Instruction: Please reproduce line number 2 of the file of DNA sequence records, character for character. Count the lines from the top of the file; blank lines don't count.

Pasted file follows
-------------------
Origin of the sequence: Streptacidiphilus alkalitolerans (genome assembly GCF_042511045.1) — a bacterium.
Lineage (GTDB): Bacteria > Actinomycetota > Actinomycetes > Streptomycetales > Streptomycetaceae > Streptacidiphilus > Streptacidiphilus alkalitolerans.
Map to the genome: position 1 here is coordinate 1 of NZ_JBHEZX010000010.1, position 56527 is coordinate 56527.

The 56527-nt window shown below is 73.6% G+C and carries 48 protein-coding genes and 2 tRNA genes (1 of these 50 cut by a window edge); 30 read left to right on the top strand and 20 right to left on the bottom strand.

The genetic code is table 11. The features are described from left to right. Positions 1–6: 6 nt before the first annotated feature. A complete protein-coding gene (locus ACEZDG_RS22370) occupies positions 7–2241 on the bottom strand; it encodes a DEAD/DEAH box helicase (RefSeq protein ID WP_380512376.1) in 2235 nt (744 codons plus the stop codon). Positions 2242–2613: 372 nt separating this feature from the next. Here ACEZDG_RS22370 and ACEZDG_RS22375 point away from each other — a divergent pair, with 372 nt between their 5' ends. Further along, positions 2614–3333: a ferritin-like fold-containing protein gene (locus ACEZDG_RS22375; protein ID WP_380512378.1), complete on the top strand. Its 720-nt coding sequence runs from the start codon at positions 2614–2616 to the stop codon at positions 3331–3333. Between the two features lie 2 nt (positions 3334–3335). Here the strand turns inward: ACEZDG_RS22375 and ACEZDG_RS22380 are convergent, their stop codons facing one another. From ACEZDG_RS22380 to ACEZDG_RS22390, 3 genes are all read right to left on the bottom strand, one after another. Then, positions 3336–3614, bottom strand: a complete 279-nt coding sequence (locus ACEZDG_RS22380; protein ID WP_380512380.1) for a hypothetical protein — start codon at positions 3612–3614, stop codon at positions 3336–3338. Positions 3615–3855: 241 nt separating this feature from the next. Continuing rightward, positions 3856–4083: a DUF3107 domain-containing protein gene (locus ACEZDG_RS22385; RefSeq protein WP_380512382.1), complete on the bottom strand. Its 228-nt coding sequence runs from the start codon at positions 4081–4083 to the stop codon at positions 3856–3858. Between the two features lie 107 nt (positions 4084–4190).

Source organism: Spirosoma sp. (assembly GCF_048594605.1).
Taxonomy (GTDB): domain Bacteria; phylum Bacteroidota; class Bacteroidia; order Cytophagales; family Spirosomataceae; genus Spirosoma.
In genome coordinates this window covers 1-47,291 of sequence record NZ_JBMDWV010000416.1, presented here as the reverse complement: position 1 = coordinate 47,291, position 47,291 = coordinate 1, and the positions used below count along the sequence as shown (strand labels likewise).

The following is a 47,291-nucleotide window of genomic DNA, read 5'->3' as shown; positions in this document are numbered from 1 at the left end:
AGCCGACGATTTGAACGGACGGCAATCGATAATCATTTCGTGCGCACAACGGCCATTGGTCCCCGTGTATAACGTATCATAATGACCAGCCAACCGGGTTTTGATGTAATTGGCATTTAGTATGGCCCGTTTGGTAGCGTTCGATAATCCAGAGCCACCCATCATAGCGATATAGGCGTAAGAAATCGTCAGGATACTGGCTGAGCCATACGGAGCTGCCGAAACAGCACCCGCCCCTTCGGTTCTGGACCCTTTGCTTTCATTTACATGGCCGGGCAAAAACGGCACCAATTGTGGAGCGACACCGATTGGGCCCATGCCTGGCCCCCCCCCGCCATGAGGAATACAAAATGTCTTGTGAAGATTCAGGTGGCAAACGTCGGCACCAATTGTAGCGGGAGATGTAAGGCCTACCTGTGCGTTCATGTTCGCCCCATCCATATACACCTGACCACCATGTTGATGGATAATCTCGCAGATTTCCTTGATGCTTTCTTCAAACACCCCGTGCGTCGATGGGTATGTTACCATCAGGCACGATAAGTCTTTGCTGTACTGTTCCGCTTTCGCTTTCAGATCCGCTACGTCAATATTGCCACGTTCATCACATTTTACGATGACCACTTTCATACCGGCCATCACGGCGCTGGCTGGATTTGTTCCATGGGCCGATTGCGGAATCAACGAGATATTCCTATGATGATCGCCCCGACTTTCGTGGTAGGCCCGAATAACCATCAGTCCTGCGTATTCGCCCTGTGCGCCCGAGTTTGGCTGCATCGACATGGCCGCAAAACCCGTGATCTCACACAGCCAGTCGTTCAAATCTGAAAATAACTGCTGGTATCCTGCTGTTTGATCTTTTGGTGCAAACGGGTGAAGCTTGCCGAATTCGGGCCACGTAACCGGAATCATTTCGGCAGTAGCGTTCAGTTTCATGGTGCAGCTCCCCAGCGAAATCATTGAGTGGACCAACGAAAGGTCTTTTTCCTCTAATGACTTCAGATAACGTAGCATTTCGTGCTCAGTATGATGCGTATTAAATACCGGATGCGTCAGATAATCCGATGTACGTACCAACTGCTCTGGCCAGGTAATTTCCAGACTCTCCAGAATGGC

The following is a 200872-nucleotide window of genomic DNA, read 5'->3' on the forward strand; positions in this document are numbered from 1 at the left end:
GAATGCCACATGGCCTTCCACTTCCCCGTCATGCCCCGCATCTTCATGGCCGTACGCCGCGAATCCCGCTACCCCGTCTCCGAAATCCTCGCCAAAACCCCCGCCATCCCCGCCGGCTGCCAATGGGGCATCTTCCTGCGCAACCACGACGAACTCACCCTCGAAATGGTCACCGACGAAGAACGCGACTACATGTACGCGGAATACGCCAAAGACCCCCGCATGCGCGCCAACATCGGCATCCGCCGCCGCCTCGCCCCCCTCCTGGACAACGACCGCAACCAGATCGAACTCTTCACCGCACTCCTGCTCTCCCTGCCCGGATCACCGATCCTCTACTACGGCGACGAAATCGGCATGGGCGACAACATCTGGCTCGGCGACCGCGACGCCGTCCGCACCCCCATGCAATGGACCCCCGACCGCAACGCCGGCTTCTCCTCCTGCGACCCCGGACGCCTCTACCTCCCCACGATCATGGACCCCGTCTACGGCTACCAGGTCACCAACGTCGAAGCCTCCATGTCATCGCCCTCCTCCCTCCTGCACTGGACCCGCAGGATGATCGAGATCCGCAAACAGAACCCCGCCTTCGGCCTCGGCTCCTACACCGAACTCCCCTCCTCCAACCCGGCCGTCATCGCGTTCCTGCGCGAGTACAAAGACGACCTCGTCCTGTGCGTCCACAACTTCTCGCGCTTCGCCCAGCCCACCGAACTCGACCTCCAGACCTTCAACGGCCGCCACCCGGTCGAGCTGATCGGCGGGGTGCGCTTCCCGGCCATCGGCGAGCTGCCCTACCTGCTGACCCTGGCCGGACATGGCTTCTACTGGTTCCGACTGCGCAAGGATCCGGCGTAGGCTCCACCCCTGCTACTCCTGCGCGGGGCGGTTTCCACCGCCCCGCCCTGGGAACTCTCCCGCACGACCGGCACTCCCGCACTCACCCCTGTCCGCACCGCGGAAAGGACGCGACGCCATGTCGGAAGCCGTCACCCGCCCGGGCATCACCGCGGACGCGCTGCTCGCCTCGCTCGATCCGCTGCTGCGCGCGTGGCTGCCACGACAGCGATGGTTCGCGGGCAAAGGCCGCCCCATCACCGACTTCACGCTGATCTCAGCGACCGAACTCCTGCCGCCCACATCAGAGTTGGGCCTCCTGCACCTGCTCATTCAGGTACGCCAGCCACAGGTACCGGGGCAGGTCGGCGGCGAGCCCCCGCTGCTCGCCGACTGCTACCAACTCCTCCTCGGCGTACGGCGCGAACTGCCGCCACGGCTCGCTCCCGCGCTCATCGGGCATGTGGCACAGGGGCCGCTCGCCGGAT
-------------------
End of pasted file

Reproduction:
Lineage (GTDB): Bacteria > Actinomycetota > Actinomycetes > Streptomycetales > Streptomycetaceae > Streptacidiphilus > Streptacidiphilus alkalitolerans.